KnowAtom's Blog

Embracing Vermont's New Science Standards

Posted by Maryellen deLacy on Jun 5, 2016


In an opinion piece written for the Burlington Free Press, science department chair and environmental science and chemistry teacher Jennifer Stainton argued that educators in the state of Vermont have embraced the new science standards wholeheartedly, and are already changing their teaching practices to account for these new standards. 

These new Vermont Science Standards are, she argues, an excellent way to boost science learning around the state. Based on the Next Generation Science Standards, the new standards are aligned to the National Research Council’s recommendations for what constitutes cutting-edge science and engineering. They not only promulgate a hands-on, inquiry-based, real-world approach to science, they also “facilitate productive student conversations on science topics.”

Stainton adds, “Teachers also appreciate that the Vermont Agency of Education does not prescribe a one-size-fits-all implementation of these standards. Instead, each district and school has the ability to make decisions about the local changes needed to support an NGSS-rich science education and as a result, I’ve seen teachers developing new science lessons that engage students by asking them to embrace failure (a word normally scorned in school settings) as they design solutions to local problems.”

So far, it seems these beneficial traits and the new Vermont science curriculum are in line with the State Board’s vision for what its new approach to science would be. In fact, embracing this new approach is not terribly novel for the state.

As explained by the NGSS website, “Vermont has shown a strong commitment to standards based learning in its adoption of the Common Core State Standards (CCSS) and its position as a governing state in SMARTER Balanced testing. Vermont has a history of effective collaboration, as shown in its participation in the New England Common Assessment Program. Science has proven important to Vermont through the Vermont Professional Development Network, which over the past seven years has provided professional development and collaboration to address issues in science.”

Still, Stainton argues, the adoption of these standards was a “clear message” reinforcing the state’s belief in the importance of the “core, interconnected ideas of science” as well as the importance of “allowing them to practice the skills of scientists and engineers.”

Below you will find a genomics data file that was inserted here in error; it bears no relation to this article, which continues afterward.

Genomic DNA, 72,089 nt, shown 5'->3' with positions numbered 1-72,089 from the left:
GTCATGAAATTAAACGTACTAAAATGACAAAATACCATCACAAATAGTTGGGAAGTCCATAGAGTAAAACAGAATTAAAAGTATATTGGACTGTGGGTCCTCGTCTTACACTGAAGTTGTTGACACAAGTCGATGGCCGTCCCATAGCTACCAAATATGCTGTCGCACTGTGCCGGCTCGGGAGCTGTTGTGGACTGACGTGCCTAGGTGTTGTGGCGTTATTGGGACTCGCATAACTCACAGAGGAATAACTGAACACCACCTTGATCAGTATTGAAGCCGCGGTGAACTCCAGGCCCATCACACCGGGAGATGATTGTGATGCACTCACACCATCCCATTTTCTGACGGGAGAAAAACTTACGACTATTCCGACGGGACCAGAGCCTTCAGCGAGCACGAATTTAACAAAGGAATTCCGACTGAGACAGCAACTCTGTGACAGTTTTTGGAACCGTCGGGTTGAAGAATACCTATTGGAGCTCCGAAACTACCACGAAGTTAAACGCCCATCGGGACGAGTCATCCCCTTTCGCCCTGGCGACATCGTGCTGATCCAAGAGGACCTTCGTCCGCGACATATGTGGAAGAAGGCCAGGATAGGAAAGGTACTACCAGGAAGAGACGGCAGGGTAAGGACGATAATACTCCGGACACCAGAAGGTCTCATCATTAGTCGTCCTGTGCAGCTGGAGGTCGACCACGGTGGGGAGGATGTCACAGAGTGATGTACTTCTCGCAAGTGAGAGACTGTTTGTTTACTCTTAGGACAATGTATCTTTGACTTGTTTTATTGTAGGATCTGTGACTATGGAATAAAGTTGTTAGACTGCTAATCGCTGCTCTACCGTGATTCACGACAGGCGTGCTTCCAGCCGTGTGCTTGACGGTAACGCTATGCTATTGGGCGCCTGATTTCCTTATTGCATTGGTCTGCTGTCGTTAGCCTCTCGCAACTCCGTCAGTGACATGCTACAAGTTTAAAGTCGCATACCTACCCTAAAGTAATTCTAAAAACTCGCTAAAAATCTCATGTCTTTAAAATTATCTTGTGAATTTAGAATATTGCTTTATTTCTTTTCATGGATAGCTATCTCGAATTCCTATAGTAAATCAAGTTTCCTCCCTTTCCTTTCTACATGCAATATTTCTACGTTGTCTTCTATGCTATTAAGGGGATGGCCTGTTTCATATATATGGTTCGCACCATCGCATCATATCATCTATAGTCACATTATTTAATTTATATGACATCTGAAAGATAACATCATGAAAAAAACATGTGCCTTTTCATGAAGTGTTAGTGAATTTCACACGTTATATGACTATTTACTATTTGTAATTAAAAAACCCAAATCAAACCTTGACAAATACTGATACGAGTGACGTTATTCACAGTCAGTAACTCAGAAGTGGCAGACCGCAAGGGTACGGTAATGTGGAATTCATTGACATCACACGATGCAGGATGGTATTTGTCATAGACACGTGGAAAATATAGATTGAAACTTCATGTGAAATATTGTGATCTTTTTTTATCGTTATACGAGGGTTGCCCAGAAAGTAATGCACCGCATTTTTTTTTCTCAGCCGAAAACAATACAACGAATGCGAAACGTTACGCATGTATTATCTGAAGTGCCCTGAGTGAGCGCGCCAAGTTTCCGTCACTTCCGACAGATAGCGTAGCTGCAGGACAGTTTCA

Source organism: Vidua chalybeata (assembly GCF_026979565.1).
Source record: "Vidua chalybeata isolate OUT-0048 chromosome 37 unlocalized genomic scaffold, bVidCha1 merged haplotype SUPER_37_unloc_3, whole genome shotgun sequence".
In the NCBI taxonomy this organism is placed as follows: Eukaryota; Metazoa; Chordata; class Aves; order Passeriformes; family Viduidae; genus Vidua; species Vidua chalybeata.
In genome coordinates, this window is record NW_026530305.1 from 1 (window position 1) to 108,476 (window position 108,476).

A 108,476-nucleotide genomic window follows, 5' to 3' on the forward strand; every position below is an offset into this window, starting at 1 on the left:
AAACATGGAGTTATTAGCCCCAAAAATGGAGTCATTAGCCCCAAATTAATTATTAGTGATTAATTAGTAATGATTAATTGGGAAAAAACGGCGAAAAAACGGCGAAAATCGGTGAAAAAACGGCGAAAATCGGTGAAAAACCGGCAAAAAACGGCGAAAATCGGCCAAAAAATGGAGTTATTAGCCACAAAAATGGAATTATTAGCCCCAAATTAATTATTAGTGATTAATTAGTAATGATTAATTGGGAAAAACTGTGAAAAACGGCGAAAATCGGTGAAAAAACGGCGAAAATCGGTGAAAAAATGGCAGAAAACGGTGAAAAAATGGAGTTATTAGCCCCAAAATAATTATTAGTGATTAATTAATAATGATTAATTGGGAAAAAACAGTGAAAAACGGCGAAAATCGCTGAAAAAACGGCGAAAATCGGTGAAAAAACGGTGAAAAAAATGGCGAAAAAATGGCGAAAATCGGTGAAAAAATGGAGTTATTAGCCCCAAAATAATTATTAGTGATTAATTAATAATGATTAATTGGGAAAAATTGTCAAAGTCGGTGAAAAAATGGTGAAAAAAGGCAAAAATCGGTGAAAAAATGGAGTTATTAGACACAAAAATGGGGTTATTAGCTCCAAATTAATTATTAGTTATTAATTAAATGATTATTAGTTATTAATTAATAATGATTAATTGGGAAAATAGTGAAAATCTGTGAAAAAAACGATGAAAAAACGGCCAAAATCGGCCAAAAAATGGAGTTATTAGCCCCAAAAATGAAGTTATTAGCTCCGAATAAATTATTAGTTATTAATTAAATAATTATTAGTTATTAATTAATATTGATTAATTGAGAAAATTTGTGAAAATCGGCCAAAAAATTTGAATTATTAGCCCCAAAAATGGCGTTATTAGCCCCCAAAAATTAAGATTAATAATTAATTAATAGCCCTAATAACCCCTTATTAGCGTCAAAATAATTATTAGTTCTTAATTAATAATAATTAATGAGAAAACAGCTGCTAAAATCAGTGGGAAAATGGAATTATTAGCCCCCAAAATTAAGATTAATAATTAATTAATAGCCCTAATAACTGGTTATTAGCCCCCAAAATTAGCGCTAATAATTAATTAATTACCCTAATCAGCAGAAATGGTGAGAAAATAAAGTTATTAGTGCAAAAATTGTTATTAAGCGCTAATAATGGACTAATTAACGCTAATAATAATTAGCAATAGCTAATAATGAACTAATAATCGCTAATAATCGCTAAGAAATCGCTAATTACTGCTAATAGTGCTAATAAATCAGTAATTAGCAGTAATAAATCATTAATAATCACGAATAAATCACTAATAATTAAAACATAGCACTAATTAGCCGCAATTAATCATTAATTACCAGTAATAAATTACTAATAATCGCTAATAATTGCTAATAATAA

Teachers have taken this message to heart. Stainton herself has been involved in science-based summer learning programs that use NGSS principles as their framework. Such programs were established with the intention of halting summer learning loss, which affects students of all grades and disproportionately affects students from poorer households that lack access to enrichment opportunities over the break. SOAK (Summer Opportunity for Achievement and Knowledge), for instance, presents an excellent milieu to teach science. She named hers Femgineering (engineering for girls), and used it as an opportunity to “introduce engineering to an underrepresented group, dabble in some engineering design challenges, identify and solve a local problem, and have some summer fun in the process.”

This kind of ingenuity shows the range of uses to which these new standards can be extended in pursuit of developing a stronger interest in science and engineering at the elementary, middle, and high school levels. Only by making this subject both accessible and fun in the early years can educators hope to produce students who go on to study science and engineering in college and later make lasting contributions to the increasingly competitive global workforce.

In order to do so, however, educators need excellent curriculum that aligns to the new Vermont science standards and puts the Disciplinary Core Ideas (science and engineering content), Crosscutting Concepts (systems phenomena that cross subject boundaries) and Science and Engineering Practices (skills scientists and engineers use to solve problems and answer questions) at the forefront of how STEM is taught.

Are you curious to know what some of these Next Generation Science Standards resources look like? You can download samples of KnowAtom's NGSS aligned science curriculum which also aligns to Vermont's new science standards. Check out these unit downloads, which will give you an idea of the curriculum and materials already available and aligned to Vermont science standards. You'll notice these examples follow EQuIP and PEEC guidelines for high quality science curriculum and instructional resources.

Topics: Next Generation Science Standards, state-level standards

On-Demand Reading Sessions

Posts by Topic

see all

Stay Up to Date With Our Latest Posts

Pick How Often: